Country Ways, Devon holidays

I had to write a little bit about the place I’ve been staying in just outside Great Torrington in Devon, called ‘Country Ways’ .

I arranged a very last minute trip to the west country to try to find a relaxing space to do some thinking and a bit of work. The Country Ways web site came up with a late availability, and I thought it looked good. I was not mistaken – this is a collection of small cottage buildings within a farm that offer the visitor a really good standard of accommodation. The units are all converted out buildings, by the look of them, and inside they are very well appointed. My residence for the last few days has been the ‘Dray’ – big enough for two people, with one double bed a bathroom (en-suite) and a modest but very comfortable living area complete with kitchen.

The ‘resort’ (if you can call it that) also has a laundry facility, a gym, pool room (the table based game, not a swimming variety!) and a whole load of open space, swings and walkways, etc.

Located between Dartmoor and Exmoor, south of Barnstaple, it is ideally located for North Devon walking and trips to some of the best coastal resorts, such as Westward Ho! and Bude, amongst many others.

The units are self catering, so bring food! There is no supermarket nearby – the closest being in Torrington which is around 8 miles away. There is no nearby petrol station either – again, you go into Torrington. This suits me, but if you are hoping for all the mod cons of living in the London area, or any urban area for that matter, you’ll be left wanting! This is Devon, and life is different here!

Just to add, last night I was able to see more stars in the night sky than I can remember ever seeing – a truly awesome sight – no light pollution, just the outer spiralling arm of our galaxy. Wow….

When exactly is ‘off-peak’ travel in London?

It drives me crazy that hardly anyone will tell you this. It seems to be almost a secret. I asked a train guard at Tottenham Hale when he thought the first off-peak train would be, and he couldn’t tell me.

The problem is that the system is far too obtuse. The basics are as follows…

An off-peak train into London is one that will not arrive before 10am. Thus, if your journey in is 45 minutes, a train departing before 09.15 will be peak time. If it’s after that it’ll be off-peak. It all depends on your journey time.

When leaving London, any train departing before 16.29 is off-peak. You then have a peak period until 18.34, after which it is off-peak again. There are some exceptions to this, depending on your route. I normally travel home from Liverpool street on the Cambridge/Stansted line. Those heading to Braintree don’t have the peak moment, apparently. Same goes for those in Hatfield Peverel.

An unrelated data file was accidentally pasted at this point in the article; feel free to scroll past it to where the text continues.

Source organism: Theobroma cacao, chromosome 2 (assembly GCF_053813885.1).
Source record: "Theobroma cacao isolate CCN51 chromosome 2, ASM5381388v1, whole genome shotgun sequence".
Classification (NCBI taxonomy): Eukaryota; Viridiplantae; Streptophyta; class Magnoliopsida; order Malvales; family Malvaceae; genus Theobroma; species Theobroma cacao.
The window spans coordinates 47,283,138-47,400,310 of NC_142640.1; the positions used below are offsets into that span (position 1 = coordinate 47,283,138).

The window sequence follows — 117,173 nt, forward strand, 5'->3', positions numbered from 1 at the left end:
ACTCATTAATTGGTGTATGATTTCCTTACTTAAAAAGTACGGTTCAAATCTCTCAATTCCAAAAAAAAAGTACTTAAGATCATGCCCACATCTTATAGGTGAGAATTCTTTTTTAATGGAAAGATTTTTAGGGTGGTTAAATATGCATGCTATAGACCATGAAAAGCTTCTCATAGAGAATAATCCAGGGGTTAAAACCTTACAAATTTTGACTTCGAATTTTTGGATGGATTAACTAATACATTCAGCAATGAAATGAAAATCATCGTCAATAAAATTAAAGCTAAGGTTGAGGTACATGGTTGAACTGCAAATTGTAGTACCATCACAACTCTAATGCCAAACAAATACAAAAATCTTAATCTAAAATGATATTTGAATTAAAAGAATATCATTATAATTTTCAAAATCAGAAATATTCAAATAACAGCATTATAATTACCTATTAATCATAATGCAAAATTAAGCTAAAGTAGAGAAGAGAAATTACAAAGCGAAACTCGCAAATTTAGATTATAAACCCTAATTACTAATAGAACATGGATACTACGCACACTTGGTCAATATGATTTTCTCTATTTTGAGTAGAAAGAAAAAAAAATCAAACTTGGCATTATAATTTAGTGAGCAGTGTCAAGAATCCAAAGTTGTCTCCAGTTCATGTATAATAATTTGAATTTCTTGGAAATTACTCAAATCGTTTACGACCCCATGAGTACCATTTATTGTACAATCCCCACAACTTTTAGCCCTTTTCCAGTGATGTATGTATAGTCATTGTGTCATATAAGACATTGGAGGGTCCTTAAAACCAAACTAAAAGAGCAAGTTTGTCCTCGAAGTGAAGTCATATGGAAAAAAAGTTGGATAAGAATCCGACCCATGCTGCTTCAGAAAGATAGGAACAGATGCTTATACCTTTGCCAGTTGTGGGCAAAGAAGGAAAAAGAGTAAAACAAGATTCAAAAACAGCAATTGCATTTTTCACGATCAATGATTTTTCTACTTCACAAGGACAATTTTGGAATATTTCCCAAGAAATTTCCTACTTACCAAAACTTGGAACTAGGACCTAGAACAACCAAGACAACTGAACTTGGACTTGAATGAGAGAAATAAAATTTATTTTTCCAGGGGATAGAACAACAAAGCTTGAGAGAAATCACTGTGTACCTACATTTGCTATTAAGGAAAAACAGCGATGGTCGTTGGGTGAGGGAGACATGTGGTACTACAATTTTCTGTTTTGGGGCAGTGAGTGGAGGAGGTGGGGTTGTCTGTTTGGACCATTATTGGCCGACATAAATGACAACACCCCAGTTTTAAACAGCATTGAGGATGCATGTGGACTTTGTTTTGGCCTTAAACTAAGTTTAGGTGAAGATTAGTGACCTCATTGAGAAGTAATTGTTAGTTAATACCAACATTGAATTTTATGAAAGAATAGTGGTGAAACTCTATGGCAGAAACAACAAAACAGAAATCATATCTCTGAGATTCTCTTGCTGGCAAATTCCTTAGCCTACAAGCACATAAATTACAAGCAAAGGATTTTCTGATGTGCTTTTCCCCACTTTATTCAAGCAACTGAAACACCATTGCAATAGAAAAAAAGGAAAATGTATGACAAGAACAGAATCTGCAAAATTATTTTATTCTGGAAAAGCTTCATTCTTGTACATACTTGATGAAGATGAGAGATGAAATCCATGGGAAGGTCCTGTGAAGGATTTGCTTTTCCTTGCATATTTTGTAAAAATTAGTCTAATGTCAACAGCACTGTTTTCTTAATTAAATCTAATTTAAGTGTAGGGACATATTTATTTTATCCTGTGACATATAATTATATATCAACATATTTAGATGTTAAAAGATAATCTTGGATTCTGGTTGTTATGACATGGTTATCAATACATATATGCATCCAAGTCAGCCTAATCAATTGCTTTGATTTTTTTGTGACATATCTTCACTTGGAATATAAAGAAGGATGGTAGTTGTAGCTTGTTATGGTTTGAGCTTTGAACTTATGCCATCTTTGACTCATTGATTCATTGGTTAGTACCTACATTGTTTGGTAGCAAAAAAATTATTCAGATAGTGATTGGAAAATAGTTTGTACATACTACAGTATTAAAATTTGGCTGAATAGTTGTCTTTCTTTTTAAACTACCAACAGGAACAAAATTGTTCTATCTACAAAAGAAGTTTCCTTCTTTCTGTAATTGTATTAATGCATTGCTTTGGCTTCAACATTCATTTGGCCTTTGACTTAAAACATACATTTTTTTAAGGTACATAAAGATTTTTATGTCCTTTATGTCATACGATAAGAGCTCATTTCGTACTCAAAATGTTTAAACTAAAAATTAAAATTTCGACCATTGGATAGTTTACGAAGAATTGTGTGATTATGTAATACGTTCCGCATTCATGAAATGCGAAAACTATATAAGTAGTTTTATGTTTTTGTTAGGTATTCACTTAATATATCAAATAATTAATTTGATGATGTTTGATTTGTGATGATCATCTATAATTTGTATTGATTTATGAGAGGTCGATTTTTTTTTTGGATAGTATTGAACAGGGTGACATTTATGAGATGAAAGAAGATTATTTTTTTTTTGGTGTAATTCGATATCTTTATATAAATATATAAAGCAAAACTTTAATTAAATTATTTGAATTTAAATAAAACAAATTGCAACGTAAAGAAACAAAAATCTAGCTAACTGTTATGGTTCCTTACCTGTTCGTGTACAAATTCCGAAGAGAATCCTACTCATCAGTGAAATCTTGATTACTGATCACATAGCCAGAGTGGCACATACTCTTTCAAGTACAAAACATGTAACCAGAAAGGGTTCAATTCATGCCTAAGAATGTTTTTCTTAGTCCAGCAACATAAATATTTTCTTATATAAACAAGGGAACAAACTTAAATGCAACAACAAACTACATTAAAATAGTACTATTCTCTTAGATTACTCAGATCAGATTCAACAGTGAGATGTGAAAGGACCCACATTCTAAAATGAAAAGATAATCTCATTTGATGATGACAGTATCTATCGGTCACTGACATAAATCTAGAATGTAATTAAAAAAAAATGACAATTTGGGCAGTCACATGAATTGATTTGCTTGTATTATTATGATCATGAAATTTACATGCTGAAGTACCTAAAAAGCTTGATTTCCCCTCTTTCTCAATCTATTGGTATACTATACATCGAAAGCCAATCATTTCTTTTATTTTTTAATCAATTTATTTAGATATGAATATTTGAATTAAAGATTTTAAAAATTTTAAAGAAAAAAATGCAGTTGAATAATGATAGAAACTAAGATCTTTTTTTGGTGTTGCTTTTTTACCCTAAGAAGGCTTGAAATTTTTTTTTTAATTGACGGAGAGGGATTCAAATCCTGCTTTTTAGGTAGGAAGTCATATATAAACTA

So, if you are at Tottenham Hale, having travelled by tube to get there, and board a train at 18.40 to go north, it will be a peak time train. You need to wait 11 minutes after 18.34 to count as an off-peak train, because it takes a train 11 minutes to get from London Liverpool Street to Tottenham Hale… your earliest off-peak train is thus 18.45 from Tottenham Hale.

See? It’s not exactly simple is it! I thought there was a move to simplify this nonsense? Instead it just seems to have become ever more complex. And don’t start me on day ranger train tickets, advance single, or any other ridiculously complicated fare structures. It really shouldn’t be so difficult.

Ryan Air, hidden flight charges, economy air travel

Tonight I watched another programme which tore into Ryan Air and gave them a hard time over their pricing policies. Having travelled with Ryan Air more than a few times, and been subjected to their particular brand of in-flight care, I would have to say that there are definite areas for improvement in the servicdes they provide. I am not a staunch supporter.

However, I can say that I was fully aware of that each time I have booked, and the fact I re-booked goes to show that I accept their policies and terms of service.

I would say leave Ryan Air alone. They are still cheap, and you know what you are going to get well in advance. You know for a fact they will charge you heavily for food in flight, for carrying baggage, for making changes to your bookings, for turning up late, for turning up early… for turning up at all!

Despite this, you have the option of booking with them, or not. This seems like a definite case of not reading the small print… if Ryan Air were hiding these facts from you (and yes, I agree that their web site is complex and not particularly user friendly), then you would have cause to complain. But because Ryan Air are so up front with all of it, and you know in advance this is what it is about, then book the flight with them if you accept the terms they offer. If not, pay more and go elsewhere to get your flying sorted.